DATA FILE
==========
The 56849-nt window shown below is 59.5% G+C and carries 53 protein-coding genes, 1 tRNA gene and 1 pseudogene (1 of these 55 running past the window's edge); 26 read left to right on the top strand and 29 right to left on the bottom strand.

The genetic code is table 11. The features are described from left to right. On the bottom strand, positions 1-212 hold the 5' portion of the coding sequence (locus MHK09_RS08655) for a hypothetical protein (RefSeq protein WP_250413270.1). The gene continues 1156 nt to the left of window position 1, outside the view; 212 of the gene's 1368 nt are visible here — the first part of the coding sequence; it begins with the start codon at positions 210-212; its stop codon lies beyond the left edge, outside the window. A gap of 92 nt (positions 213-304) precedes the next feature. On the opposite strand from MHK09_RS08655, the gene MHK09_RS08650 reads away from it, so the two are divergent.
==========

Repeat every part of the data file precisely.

The 56849-nt window shown below is 59.5% G+C and carries 53 protein-coding genes, 1 tRNA gene and 1 pseudogene (1 of these 55 running past the window's edge); 26 read left to right on the top strand and 29 right to left on the bottom strand.

The genetic code is table 11. The features are described from left to right. On the bottom strand, positions 1-212 hold the 5' portion of the coding sequence (locus MHK09_RS08655) for a hypothetical protein (RefSeq protein WP_250413270.1). The gene continues 1156 nt to the left of window position 1, outside the view; 212 of the gene's 1368 nt are visible here — the first part of the coding sequence; it begins with the start codon at positions 210-212; its stop codon lies beyond the left edge, outside the window. A gap of 92 nt (positions 213-304) precedes the next feature. On the opposite strand from MHK09_RS08655, the gene MHK09_RS08650 reads away from it, so the two are divergent.